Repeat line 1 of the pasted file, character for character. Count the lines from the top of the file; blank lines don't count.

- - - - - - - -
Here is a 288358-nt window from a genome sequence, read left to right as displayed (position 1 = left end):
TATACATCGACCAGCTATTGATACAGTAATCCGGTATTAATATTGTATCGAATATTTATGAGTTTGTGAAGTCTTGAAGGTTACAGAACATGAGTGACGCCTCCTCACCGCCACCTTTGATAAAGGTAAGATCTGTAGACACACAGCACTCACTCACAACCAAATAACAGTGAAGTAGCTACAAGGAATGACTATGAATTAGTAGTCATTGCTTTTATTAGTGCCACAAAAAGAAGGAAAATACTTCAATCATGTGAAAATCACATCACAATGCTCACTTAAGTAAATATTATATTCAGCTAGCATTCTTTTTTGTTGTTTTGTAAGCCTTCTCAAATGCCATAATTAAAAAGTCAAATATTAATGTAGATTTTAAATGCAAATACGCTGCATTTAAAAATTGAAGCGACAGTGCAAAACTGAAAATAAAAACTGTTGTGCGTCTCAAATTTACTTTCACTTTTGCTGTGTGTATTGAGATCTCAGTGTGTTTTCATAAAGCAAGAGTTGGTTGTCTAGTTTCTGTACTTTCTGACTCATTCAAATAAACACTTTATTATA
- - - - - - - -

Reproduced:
Here is a 288358-nt window from a genome sequence, read left to right as displayed (position 1 = left end):